Meanwhile, lefty pundits are almost silly in their uncritical boosting of Obama's stimulus and hysterical objections to GOP insistence on some focus. One actually reads these days that it doesn't matter what the money is spent on as long as it's spent. For such insights one needs a PhD in economics, apparently, especially to say such things right after having blamed profligate Wall Street executives for ruining the economy with their undisciplined investing.

Aside from the dreadful fiscal non-policy, Obama's opening fortnight has been filled mostly with moralistic (viewed from a left-of-center morality) executive orders. In this respect, he reminds us most of another idealistic Democrat, Mr. Carter, not least in his penchant for scolding Americans when they resist his high-minded exhortations.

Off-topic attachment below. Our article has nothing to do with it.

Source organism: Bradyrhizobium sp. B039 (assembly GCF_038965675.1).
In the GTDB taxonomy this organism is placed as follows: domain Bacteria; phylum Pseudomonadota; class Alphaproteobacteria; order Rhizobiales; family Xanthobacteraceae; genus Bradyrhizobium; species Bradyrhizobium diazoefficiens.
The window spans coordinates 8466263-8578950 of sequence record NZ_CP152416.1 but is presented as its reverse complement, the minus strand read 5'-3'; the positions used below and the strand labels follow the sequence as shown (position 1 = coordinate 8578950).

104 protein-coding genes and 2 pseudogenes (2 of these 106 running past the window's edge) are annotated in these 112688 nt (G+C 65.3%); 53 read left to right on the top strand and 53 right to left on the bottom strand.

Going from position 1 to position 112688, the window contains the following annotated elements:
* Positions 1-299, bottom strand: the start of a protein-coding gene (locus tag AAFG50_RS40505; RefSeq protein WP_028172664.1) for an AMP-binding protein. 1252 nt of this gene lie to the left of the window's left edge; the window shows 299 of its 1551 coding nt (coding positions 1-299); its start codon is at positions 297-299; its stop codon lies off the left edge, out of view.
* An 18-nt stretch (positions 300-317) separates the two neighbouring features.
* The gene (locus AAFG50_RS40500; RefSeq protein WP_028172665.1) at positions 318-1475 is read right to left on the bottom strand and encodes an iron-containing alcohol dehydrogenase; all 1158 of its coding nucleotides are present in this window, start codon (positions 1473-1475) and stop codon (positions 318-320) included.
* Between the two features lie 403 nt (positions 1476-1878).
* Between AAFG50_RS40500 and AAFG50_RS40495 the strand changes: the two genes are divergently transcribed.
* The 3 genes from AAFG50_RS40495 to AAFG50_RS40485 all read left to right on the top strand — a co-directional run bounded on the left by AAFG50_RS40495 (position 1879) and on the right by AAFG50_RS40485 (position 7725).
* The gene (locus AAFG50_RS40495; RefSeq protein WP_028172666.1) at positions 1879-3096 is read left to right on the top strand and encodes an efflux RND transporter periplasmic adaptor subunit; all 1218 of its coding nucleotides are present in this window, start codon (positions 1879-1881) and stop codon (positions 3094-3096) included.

These policy observations bring us back to personalities. Washington watchers have tended to see Larry Summers as the most formidable individual in Obama's inner circle. Summers is no fool and doesn't seem to countenance them either. Before the inauguration, he made a special point of stressing that economic relief must be timely, targeted and temporary. It is, of course, none of those. We wonder when we can expect to hear anonymous reports of Summers at war with others in the White House, or of Summers left out in the cold as Obama continues to lean on his Congressional buddies to write policy.

None of this cheers us. But having lived through Mr. Carter's era, we remain hopeful, not necessarily because we expect better of Obama but because Americans have proved they can recover from the worst.

Updike: Christian Chronicler